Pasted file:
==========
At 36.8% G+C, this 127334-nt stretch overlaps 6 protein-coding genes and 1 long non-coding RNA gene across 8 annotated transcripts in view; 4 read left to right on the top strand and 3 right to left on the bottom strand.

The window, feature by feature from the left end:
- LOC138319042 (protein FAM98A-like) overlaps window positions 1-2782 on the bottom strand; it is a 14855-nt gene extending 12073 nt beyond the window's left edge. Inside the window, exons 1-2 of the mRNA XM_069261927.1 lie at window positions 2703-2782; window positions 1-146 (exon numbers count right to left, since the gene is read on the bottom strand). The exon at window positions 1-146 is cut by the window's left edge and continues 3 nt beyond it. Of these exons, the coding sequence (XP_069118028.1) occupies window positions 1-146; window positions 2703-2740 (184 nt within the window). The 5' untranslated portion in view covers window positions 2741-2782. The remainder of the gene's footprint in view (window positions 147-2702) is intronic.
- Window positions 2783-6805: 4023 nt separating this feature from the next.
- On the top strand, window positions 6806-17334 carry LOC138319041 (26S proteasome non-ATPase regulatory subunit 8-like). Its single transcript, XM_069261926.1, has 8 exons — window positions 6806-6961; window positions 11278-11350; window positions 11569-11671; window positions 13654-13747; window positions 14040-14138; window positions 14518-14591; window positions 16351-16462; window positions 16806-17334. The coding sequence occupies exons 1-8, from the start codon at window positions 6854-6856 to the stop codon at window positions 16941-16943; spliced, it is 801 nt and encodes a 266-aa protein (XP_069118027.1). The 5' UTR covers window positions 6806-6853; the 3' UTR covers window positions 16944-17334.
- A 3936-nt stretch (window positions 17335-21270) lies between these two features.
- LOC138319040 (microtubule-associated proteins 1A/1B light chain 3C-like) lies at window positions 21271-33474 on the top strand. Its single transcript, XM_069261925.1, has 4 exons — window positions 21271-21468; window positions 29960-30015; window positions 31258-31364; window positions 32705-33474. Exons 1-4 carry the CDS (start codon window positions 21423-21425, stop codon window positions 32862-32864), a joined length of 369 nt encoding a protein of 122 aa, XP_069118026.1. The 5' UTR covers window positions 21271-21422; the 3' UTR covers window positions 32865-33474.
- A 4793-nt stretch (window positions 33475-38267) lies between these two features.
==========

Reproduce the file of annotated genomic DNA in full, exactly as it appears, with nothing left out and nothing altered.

At 36.8% G+C, this 127334-nt stretch overlaps 6 protein-coding genes and 1 long non-coding RNA gene across 8 annotated transcripts in view; 4 read left to right on the top strand and 3 right to left on the bottom strand.

The window, feature by feature from the left end:
- LOC138319042 (protein FAM98A-like) overlaps window positions 1-2782 on the bottom strand; it is a 14855-nt gene extending 12073 nt beyond the window's left edge. Inside the window, exons 1-2 of the mRNA XM_069261927.1 lie at window positions 2703-2782; window positions 1-146 (exon numbers count right to left, since the gene is read on the bottom strand). The exon at window positions 1-146 is cut by the window's left edge and continues 3 nt beyond it. Of these exons, the coding sequence (XP_069118028.1) occupies window positions 1-146; window positions 2703-2740 (184 nt within the window). The 5' untranslated portion in view covers window positions 2741-2782. The remainder of the gene's footprint in view (window positions 147-2702) is intronic.
- Window positions 2783-6805: 4023 nt separating this feature from the next.
- On the top strand, window positions 6806-17334 carry LOC138319041 (26S proteasome non-ATPase regulatory subunit 8-like). Its single transcript, XM_069261926.1, has 8 exons — window positions 6806-6961; window positions 11278-11350; window positions 11569-11671; window positions 13654-13747; window positions 14040-14138; window positions 14518-14591; window positions 16351-16462; window positions 16806-17334. The coding sequence occupies exons 1-8, from the start codon at window positions 6854-6856 to the stop codon at window positions 16941-16943; spliced, it is 801 nt and encodes a 266-aa protein (XP_069118027.1). The 5' UTR covers window positions 6806-6853; the 3' UTR covers window positions 16944-17334.
- A 3936-nt stretch (window positions 17335-21270) lies between these two features.
- LOC138319040 (microtubule-associated proteins 1A/1B light chain 3C-like) lies at window positions 21271-33474 on the top strand. Its single transcript, XM_069261925.1, has 4 exons — window positions 21271-21468; window positions 29960-30015; window positions 31258-31364; window positions 32705-33474. Exons 1-4 carry the CDS (start codon window positions 21423-21425, stop codon window positions 32862-32864), a joined length of 369 nt encoding a protein of 122 aa, XP_069118026.1. The 5' UTR covers window positions 21271-21422; the 3' UTR covers window positions 32865-33474.
- A 4793-nt stretch (window positions 33475-38267) lies between these two features.